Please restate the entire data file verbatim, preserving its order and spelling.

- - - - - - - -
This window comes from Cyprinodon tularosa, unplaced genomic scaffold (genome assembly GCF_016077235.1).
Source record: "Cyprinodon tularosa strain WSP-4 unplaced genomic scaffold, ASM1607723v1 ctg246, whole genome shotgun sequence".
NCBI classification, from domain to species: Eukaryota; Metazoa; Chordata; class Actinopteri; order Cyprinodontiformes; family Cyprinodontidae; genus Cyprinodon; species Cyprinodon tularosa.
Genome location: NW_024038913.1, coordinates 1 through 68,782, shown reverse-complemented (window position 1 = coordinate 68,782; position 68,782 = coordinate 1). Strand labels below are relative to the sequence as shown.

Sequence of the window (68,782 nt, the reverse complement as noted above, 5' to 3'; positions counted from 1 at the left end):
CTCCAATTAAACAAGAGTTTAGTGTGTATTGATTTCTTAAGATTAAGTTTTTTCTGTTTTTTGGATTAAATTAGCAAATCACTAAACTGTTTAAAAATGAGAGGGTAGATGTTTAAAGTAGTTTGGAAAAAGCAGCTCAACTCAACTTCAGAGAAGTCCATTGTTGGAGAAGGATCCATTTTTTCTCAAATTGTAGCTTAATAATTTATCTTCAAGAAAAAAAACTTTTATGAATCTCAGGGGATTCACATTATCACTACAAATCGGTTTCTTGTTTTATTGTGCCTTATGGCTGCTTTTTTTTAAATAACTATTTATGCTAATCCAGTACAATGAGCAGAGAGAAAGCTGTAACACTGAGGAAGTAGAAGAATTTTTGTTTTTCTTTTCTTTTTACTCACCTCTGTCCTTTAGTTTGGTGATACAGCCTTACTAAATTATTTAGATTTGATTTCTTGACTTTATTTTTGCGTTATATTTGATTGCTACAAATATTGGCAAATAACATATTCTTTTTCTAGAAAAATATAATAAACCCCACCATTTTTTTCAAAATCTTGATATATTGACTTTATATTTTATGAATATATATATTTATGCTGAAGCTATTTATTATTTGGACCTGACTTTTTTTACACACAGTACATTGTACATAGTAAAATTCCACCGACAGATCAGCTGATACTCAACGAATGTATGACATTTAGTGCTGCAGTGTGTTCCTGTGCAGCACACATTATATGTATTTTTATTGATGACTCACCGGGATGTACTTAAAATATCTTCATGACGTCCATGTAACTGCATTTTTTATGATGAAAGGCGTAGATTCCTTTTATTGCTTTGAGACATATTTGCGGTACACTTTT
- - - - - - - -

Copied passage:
This window comes from Cyprinodon tularosa, unplaced genomic scaffold (genome assembly GCF_016077235.1).
Source record: "Cyprinodon tularosa strain WSP-4 unplaced genomic scaffold, ASM1607723v1 ctg246, whole genome shotgun sequence".
NCBI classification, from domain to species: Eukaryota; Metazoa; Chordata; class Actinopteri; order Cyprinodontiformes; family Cyprinodontidae; genus Cyprinodon; species Cyprinodon tularosa.
Genome location: NW_024038913.1, coordinates 1 through 68,782, shown reverse-complemented (window position 1 = coordinate 68,782; position 68,782 = coordinate 1). Strand labels below are relative to the sequence as shown.

Sequence of the window (68,782 nt, the reverse complement as noted above, 5' to 3'; positions counted from 1 at the left end):
CTCCAATTAAACAAGAGTTTAGTGTGTATTGATTTCTTAAGATTAAGTTTTTTCTGTTTTTTGGATTAAATTAGCAAATCACTAAACTGTTTAAAAATGAGAGGGTAGATGTTTAAAGTAGTTTGGAAAAAGCAGCTCAACTCAACTTCAGAGAAGTCCATTGTTGGAGAAGGATCCATTTTTTCTCAAATTGTAGCTTAATAATTTATCTTCAAGAAAAAAAACTTTTATGAATCTCAGGGGATTCACATTATCACTACAAATCGGTTTCTTGTTTTATTGTGCCTTATGGCTGCTTTTTTTTAAATAACTATTTATGCTAATCCAGTACAATGAGCAGAGAGAAAGCTGTAACACTGAGGAAGTAGAAGAATTTTTGTTTTTCTTTTCTTTTTACTCACCTCTGTCCTTTAGTTTGGTGATACAGCCTTACTAAATTATTTAGATTTGATTTCTTGACTTTATTTTTGCGTTATATTTGATTGCTACAAATATTGGCAAATAACATATTCTTTTTCTAGAAAAATATAATAAACCCCACCATTTTTTTCAAAATCTTGATATATTGACTTTATATTTTATGAATATATATATTTATGCTGAAGCTATTTATTATTTGGACCTGACTTTTTTTACACACAGTACATTGTACATAGTAAAATTCCACCGACAGATCAGCTGATACTCAACGAATGTATGACATTTAGTGCTGCAGTGTGTTCCTGTGCAGCACACATTATATGTATTTTTATTGATGACTCACCGGGATGTACTTAAAATATCTTCATGACGTCCATGTAACTGCATTTTTTATGATGAAAGGCGTAGATTCCTTTTATTGCTTTGAGACATATTTGCGGTACACTTTT